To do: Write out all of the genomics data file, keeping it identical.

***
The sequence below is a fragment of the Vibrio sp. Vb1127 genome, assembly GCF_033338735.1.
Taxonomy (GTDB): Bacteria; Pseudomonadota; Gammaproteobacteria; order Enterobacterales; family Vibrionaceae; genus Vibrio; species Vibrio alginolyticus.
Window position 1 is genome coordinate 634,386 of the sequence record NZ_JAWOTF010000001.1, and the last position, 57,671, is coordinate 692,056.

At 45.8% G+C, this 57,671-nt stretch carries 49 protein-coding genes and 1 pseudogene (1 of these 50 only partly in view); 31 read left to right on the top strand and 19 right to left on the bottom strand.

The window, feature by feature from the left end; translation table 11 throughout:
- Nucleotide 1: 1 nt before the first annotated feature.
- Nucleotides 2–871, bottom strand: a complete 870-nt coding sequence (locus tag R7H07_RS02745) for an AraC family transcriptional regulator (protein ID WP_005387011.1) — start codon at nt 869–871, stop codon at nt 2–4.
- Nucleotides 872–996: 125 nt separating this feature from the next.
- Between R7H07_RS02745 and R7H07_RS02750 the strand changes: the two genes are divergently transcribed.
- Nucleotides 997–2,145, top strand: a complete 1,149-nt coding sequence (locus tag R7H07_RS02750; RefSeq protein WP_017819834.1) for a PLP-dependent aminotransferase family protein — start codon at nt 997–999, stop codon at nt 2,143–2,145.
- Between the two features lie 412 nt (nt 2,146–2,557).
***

The sequence below is a fragment of the Vibrio sp. Vb1127 genome, assembly GCF_033338735.1.
Taxonomy (GTDB): Bacteria; Pseudomonadota; Gammaproteobacteria; order Enterobacterales; family Vibrionaceae; genus Vibrio; species Vibrio alginolyticus.
Window position 1 is genome coordinate 634,386 of the sequence record NZ_JAWOTF010000001.1, and the last position, 57,671, is coordinate 692,056.

At 45.8% G+C, this 57,671-nt stretch carries 49 protein-coding genes and 1 pseudogene (1 of these 50 only partly in view); 31 read left to right on the top strand and 19 right to left on the bottom strand.

The window, feature by feature from the left end; translation table 11 throughout:
- Nucleotide 1: 1 nt before the first annotated feature.
- Nucleotides 2–871, bottom strand: a complete 870-nt coding sequence (locus tag R7H07_RS02745) for an AraC family transcriptional regulator (protein ID WP_005387011.1) — start codon at nt 869–871, stop codon at nt 2–4.
- Nucleotides 872–996: 125 nt separating this feature from the next.
- Between R7H07_RS02745 and R7H07_RS02750 the strand changes: the two genes are divergently transcribed.
- Nucleotides 997–2,145, top strand: a complete 1,149-nt coding sequence (locus tag R7H07_RS02750; RefSeq protein WP_017819834.1) for a PLP-dependent aminotransferase family protein — start codon at nt 997–999, stop codon at nt 2,143–2,145.
- Between the two features lie 412 nt (nt 2,146–2,557).